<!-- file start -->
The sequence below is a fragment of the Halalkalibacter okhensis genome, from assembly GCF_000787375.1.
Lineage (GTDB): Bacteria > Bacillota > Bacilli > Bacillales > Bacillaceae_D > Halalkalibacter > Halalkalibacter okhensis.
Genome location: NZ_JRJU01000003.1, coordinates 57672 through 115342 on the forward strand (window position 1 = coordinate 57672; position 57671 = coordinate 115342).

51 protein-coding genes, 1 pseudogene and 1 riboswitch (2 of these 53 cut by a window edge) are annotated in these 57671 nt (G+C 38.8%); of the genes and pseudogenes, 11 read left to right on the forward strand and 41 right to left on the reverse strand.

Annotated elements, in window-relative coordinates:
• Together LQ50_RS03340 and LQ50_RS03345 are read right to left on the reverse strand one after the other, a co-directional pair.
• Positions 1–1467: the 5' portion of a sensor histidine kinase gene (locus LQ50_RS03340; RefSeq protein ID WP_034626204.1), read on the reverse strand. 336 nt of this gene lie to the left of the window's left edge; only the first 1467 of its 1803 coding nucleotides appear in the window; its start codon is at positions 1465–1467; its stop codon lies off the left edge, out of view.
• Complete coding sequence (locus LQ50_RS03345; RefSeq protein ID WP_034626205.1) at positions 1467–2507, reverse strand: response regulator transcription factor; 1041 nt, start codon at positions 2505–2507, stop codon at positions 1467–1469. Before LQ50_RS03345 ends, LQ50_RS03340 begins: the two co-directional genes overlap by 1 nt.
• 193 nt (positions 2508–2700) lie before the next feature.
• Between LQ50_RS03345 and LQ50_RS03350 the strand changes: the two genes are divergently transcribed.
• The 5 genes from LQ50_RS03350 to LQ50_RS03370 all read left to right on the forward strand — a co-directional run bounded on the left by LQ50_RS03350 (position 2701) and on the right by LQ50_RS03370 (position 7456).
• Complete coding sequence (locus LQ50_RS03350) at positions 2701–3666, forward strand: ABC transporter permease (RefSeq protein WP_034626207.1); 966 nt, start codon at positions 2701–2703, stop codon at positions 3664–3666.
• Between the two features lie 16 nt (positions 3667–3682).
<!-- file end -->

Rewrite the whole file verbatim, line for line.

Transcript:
The sequence below is a fragment of the Halalkalibacter okhensis genome, from assembly GCF_000787375.1.
Lineage (GTDB): Bacteria > Bacillota > Bacilli > Bacillales > Bacillaceae_D > Halalkalibacter > Halalkalibacter okhensis.
Genome location: NZ_JRJU01000003.1, coordinates 57672 through 115342 on the forward strand (window position 1 = coordinate 57672; position 57671 = coordinate 115342).

51 protein-coding genes, 1 pseudogene and 1 riboswitch (2 of these 53 cut by a window edge) are annotated in these 57671 nt (G+C 38.8%); of the genes and pseudogenes, 11 read left to right on the forward strand and 41 right to left on the reverse strand.

Annotated elements, in window-relative coordinates:
• Together LQ50_RS03340 and LQ50_RS03345 are read right to left on the reverse strand one after the other, a co-directional pair.
• Positions 1–1467: the 5' portion of a sensor histidine kinase gene (locus LQ50_RS03340; RefSeq protein ID WP_034626204.1), read on the reverse strand. 336 nt of this gene lie to the left of the window's left edge; only the first 1467 of its 1803 coding nucleotides appear in the window; its start codon is at positions 1465–1467; its stop codon lies off the left edge, out of view.
• Complete coding sequence (locus LQ50_RS03345; RefSeq protein ID WP_034626205.1) at positions 1467–2507, reverse strand: response regulator transcription factor; 1041 nt, start codon at positions 2505–2507, stop codon at positions 1467–1469. Before LQ50_RS03345 ends, LQ50_RS03340 begins: the two co-directional genes overlap by 1 nt.
• 193 nt (positions 2508–2700) lie before the next feature.
• Between LQ50_RS03345 and LQ50_RS03350 the strand changes: the two genes are divergently transcribed.
• The 5 genes from LQ50_RS03350 to LQ50_RS03370 all read left to right on the forward strand — a co-directional run bounded on the left by LQ50_RS03350 (position 2701) and on the right by LQ50_RS03370 (position 7456).
• Complete coding sequence (locus LQ50_RS03350) at positions 2701–3666, forward strand: ABC transporter permease (RefSeq protein WP_034626207.1); 966 nt, start codon at positions 2701–2703, stop codon at positions 3664–3666.
• Between the two features lie 16 nt (positions 3667–3682).